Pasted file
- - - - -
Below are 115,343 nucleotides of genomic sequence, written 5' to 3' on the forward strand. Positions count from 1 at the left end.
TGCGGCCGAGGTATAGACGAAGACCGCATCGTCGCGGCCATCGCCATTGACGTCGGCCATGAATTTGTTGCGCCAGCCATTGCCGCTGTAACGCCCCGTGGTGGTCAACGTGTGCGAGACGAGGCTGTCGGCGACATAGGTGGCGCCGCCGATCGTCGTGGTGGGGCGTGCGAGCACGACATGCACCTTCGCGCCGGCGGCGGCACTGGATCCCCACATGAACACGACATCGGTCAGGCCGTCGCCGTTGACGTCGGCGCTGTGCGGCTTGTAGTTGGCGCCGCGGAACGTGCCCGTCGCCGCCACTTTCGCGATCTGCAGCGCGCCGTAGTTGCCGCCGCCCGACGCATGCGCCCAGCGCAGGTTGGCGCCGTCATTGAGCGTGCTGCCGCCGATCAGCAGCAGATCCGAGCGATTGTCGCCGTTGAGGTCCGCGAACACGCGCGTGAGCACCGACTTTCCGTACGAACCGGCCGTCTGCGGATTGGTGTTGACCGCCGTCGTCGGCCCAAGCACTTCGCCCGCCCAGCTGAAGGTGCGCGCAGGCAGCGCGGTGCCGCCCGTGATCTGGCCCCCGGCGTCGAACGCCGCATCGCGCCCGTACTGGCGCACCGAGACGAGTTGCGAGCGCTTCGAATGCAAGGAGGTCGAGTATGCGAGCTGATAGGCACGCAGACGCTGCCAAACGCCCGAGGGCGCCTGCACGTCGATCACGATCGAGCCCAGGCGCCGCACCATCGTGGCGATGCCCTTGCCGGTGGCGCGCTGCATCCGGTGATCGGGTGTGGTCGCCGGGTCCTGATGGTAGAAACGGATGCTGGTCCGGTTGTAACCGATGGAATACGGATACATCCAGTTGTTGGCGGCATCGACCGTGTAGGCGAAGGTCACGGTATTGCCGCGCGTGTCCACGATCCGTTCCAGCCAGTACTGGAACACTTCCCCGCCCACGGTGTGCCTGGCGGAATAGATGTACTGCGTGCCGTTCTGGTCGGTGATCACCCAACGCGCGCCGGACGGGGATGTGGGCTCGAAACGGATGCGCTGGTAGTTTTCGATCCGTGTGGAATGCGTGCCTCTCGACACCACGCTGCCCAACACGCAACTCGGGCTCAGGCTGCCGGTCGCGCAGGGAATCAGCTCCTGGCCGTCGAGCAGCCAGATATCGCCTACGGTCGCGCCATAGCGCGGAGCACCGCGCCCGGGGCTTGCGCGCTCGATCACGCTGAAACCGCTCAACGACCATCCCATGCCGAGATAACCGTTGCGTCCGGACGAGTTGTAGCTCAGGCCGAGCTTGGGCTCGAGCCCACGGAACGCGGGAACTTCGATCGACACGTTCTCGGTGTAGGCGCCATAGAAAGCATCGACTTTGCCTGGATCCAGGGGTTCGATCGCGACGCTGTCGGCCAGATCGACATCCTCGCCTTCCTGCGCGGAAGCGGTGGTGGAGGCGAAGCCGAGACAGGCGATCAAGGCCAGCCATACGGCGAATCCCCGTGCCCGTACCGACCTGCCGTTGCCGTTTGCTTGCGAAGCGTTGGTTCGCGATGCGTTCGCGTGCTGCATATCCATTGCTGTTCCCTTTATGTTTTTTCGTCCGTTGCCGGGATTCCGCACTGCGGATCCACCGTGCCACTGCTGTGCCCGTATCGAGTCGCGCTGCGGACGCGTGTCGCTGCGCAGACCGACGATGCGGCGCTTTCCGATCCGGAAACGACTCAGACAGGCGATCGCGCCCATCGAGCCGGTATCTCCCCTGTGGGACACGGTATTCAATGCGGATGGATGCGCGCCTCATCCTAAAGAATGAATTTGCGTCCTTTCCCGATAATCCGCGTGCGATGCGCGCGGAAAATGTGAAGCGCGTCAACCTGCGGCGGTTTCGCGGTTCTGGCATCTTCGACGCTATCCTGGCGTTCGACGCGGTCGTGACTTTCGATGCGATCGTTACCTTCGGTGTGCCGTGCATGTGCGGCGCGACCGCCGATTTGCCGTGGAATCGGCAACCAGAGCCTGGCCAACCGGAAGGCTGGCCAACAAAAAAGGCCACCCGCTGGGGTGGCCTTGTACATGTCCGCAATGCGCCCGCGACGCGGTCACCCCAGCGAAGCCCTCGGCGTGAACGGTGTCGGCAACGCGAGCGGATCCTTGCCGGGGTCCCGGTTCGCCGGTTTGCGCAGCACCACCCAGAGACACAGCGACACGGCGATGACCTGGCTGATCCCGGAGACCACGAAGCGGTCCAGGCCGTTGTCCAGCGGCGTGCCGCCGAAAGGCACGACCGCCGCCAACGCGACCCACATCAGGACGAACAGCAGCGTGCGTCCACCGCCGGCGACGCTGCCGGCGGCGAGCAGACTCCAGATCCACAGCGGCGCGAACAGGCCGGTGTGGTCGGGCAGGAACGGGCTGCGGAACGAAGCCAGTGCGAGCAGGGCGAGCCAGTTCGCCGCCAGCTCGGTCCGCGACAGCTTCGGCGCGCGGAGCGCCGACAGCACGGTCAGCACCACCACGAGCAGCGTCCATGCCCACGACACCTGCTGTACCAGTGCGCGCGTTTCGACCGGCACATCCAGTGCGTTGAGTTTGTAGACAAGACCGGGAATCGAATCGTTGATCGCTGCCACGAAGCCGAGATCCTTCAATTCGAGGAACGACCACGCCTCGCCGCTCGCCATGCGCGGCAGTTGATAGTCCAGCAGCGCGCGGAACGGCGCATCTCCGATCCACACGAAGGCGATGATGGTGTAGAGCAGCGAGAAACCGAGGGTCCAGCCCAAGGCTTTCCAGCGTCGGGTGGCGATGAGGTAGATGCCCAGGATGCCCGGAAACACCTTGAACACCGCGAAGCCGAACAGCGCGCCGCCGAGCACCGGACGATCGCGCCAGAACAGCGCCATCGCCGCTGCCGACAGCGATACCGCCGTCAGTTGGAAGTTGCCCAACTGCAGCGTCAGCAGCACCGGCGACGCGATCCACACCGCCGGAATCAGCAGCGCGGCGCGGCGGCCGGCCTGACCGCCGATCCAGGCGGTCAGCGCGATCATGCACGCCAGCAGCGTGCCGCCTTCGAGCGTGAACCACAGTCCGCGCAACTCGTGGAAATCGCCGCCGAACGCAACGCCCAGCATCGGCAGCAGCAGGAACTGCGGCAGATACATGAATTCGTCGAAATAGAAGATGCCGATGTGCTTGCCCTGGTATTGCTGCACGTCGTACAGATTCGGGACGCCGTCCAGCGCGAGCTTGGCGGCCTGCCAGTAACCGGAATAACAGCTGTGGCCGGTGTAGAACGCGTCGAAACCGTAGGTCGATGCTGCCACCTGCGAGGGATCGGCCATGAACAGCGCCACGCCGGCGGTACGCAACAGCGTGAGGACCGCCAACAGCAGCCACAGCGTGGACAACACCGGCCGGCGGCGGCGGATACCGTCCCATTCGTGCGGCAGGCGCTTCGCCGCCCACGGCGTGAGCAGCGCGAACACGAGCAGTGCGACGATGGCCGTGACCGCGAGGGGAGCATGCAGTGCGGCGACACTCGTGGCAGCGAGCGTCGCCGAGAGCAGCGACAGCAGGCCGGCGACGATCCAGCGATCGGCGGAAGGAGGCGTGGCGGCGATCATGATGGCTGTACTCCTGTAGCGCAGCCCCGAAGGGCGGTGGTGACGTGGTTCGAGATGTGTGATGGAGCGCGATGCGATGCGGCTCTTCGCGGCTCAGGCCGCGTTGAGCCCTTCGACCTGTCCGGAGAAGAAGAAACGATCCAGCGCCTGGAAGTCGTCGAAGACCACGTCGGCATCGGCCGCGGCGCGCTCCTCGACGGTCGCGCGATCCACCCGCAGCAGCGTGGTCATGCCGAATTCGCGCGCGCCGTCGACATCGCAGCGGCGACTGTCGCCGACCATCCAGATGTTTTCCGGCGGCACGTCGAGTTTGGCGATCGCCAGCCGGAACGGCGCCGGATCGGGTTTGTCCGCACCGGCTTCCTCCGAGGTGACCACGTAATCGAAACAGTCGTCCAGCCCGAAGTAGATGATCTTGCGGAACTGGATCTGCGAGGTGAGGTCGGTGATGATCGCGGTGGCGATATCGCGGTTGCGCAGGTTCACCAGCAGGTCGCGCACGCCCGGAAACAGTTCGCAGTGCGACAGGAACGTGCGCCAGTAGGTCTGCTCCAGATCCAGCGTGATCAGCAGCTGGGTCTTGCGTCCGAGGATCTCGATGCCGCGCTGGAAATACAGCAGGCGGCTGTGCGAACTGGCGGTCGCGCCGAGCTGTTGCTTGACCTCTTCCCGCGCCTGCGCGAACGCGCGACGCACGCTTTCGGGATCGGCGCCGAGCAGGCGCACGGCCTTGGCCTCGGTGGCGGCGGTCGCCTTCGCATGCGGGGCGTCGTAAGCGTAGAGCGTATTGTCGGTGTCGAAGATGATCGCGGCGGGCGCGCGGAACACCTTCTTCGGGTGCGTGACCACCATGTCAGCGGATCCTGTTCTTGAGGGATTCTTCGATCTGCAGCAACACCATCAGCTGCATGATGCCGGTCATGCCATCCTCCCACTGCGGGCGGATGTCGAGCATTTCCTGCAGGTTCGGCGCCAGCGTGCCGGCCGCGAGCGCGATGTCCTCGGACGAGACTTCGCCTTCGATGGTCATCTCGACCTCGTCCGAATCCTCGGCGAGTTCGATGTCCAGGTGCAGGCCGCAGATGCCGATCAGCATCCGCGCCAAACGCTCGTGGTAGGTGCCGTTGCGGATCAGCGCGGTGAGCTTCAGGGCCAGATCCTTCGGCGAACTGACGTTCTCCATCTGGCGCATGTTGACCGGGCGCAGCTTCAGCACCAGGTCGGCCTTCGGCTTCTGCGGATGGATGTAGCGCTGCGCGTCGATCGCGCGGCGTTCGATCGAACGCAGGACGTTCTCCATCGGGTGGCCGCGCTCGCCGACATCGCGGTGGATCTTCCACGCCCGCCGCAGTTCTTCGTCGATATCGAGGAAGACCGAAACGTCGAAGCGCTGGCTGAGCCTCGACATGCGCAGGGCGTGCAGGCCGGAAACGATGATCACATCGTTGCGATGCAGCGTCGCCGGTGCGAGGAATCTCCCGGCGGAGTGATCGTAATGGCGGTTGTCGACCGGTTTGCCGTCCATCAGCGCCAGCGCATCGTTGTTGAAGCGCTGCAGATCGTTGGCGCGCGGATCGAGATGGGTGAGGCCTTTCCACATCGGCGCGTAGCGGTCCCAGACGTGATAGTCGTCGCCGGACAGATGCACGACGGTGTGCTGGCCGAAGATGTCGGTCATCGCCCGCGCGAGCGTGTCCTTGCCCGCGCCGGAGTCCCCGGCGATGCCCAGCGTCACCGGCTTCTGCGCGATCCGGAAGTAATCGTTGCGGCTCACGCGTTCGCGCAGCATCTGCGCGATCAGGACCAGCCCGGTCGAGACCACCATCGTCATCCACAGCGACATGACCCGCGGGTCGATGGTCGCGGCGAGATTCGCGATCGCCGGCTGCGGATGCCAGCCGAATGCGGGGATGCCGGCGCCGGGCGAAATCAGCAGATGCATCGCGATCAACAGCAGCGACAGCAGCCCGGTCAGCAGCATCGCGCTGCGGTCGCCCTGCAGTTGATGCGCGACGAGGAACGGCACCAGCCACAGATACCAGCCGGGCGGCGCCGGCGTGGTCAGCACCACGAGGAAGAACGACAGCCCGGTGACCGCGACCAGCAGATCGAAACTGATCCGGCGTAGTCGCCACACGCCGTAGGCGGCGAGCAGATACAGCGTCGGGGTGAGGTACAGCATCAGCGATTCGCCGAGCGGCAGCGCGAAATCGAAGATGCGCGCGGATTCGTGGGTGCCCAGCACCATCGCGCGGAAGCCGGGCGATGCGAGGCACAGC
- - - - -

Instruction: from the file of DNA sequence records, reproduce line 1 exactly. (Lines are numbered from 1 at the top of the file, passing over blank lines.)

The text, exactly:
Below are 115,343 nucleotides of genomic sequence, written 5' to 3' on the forward strand. Positions count from 1 at the left end.